People Management
2 min.

How to Avoid Misunderstandings at Work

Samuel Roy
Last updated on 14 Apr. 2023
Published on 13 Mar. 2019
Homme confus qui se gratte le dessus de la tête
Homme confus qui se gratte le dessus de la tête

Work often leads us to collaborate with new teams and less familiar departments.

Table of contents

As a result, discussions can sometimes become ambiguous and lead to total incomprehension on account of team-specific jargon or terminology.

In these situations, people tend to commit the grave mistake of not asking questions for fear of disturbing others, making a bad impression or slowing the team down. But unfortunately, by remaining silent, they risk creating communication issues and negatively affect the work environment in the long term.

Pushing Pride Aside

Admitting we don’t understand something can be difficult, but your team is there to help you. Besides, you shouldn’t hesitate to ask for the help you need in order to do your work properly and make sure everyone is on the same page.

It’s okay for you not to know everything.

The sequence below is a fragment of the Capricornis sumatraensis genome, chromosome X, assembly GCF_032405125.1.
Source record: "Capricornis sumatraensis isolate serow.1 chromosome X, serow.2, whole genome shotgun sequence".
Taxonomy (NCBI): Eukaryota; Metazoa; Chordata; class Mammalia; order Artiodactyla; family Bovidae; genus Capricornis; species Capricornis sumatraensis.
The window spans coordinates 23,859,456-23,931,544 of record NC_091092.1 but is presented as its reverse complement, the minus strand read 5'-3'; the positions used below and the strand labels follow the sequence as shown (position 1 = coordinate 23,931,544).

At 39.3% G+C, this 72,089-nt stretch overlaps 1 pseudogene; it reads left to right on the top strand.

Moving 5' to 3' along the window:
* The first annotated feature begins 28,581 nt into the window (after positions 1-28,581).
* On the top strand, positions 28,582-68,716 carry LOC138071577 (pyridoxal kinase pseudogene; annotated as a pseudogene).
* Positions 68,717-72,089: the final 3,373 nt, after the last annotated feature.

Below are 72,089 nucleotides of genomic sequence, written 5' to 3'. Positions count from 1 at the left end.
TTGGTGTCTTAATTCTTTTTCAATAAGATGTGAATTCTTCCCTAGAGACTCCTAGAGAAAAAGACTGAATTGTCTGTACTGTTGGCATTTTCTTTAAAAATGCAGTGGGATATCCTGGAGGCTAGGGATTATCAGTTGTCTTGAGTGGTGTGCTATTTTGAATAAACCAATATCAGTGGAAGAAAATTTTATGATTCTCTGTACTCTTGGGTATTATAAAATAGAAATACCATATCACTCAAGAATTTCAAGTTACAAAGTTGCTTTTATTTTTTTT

In fact, pretending you do know everything will only make things worse. You don’t know if others understand or not. We all have different baggage, hence we all process information differently. If you need more details on a subject, be sure to ask.

The Power of the Group

Don’t think others will judge you if you don’t understand. People have a bad habit of ascribing negative intentions to others, but they’re actually often happy to help. Most people like being asked questions, because they see it as a chance to share their expertise and demonstrate their knowledge.

By choosing to keep quiet and pretending to understand, you lose out on a great opportunity to learn and grow.

Tips to Communicate Better

To avoid the potential conflicts arising from a lack of communication, consider asking questions more often.

Here are a few tips to help you with this:

  • Reformulate what someone told you:
    “So if I understand correctly…”
    “Could you confirm to me that…?”
  • Ask why:
    “Why do you do that?”
    “What’s the goal here?”

If you’re afraid of being told your question has already been answered, or people will think you weren’t listening, keep in mind that repetition is the mother of learning. Never be afraid to ask questions: even if you need something repeated to you, that something can benefit other members of the team.

In short, asking questions will help you work better as a team. But most importantly, you’ll avoid communication problems and their negative long-term effects.

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